Archaeologists’ debate shows how science works

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Bradley Lepper

The Welling site in Coshocton County is at the center of a debate about our understanding of the way of life of Ohio’s Paleoindians – the Indigenous discoverers of America. 

Local amateur archaeologists discovered the site and the late Olaf Prufer, then with Kent State University, conducted excavations there in the 1960s. 

In the 1980s, Prufer and his Kent State colleague Mark Seeman argued that Paleoindians mostly avoided Ohio’s hill country, preferring instead to hunt big game on the flatlands of central Ohio. Supposedly, the only reason they ventured into the hills was to quarry the flint that outcropped near the Welling site, which Prufer and Seeman regarded as merely a workshop for making stone tools.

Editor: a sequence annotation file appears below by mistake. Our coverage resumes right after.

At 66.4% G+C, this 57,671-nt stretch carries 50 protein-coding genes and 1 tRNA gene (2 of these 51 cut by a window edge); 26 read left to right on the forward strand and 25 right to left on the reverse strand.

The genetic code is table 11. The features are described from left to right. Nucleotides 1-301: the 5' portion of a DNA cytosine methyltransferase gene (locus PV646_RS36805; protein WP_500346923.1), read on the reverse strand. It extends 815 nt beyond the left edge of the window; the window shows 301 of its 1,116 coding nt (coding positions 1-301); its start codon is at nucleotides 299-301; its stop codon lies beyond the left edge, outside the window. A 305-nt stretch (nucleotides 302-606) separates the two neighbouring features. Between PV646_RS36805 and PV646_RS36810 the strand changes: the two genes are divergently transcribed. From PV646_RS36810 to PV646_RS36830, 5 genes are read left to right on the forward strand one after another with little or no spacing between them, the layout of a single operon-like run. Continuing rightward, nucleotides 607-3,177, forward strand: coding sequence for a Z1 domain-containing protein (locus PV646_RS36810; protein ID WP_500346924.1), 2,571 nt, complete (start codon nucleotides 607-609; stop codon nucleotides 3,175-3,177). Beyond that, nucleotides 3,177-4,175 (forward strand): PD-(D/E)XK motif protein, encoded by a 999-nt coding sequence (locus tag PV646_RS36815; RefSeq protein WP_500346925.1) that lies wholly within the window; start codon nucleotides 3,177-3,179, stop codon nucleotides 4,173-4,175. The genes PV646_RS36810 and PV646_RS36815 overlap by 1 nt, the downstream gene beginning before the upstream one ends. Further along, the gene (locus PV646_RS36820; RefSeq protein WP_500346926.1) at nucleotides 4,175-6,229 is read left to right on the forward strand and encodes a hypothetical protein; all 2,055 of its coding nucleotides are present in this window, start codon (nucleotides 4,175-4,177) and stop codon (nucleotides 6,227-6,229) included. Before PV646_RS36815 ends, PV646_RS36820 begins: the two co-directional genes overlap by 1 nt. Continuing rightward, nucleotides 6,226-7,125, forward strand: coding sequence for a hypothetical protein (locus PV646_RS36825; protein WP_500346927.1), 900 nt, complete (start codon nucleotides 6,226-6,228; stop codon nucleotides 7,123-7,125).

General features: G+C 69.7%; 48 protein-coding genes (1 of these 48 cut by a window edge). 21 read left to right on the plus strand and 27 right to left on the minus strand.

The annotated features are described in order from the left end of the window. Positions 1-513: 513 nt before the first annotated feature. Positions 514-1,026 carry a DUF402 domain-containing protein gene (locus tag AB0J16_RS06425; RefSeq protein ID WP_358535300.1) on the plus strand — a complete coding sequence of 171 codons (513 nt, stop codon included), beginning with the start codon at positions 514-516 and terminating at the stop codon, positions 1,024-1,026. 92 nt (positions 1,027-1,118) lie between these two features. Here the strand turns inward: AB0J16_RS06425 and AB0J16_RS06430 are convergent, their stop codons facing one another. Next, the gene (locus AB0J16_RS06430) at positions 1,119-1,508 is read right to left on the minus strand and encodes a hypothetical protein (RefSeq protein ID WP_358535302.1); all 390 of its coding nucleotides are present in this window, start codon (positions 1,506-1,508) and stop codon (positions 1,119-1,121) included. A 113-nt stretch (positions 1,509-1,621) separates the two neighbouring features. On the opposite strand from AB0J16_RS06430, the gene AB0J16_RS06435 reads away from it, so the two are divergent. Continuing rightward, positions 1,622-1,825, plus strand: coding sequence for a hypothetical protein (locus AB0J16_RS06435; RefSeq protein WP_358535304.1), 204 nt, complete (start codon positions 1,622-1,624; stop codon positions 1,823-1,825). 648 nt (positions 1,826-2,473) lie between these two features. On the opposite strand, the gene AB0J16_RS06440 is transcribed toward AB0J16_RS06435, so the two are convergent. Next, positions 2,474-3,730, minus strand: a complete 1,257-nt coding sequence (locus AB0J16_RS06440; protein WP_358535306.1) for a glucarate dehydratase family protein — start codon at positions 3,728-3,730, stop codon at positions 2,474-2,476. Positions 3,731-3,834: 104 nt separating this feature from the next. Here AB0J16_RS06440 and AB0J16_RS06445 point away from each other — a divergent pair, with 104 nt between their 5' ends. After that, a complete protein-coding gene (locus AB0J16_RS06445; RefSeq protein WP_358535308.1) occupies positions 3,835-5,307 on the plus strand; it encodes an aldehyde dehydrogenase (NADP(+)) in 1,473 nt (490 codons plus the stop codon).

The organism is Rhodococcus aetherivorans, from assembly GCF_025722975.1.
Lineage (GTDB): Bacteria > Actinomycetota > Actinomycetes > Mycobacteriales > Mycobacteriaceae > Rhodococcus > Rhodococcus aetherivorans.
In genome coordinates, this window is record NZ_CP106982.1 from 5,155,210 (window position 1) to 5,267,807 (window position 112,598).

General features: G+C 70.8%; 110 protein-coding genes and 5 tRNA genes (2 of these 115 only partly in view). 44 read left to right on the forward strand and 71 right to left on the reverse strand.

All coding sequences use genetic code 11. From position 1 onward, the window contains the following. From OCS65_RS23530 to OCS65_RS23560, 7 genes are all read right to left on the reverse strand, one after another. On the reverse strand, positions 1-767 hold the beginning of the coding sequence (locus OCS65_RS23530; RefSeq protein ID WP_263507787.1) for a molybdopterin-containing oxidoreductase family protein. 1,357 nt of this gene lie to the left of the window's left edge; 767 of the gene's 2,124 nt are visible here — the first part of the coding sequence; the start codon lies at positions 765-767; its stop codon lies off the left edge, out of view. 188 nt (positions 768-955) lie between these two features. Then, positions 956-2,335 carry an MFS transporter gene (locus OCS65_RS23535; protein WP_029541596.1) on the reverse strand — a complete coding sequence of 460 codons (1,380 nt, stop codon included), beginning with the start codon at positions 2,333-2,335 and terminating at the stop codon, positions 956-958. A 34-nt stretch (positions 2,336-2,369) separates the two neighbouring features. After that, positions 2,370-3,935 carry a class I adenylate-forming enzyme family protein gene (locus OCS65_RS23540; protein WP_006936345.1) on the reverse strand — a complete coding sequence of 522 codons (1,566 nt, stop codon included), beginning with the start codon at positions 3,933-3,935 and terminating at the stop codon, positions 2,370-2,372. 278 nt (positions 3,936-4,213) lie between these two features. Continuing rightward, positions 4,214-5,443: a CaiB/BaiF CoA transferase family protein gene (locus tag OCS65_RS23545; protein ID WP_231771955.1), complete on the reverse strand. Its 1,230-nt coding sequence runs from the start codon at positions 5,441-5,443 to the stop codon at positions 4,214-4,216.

I studied the traces of Paleoindian activity in Coshocton County for my dissertation in the late 1980s and argued that Paleoindians didn’t go to Coshocton County only for the flint; and Welling wasn’t just a workshop. It was a base camp, where groups lived for weeks at a time while hunting, fishing, sharing stories, and, yes, quarrying flint from nearby outcrops and making tools. 



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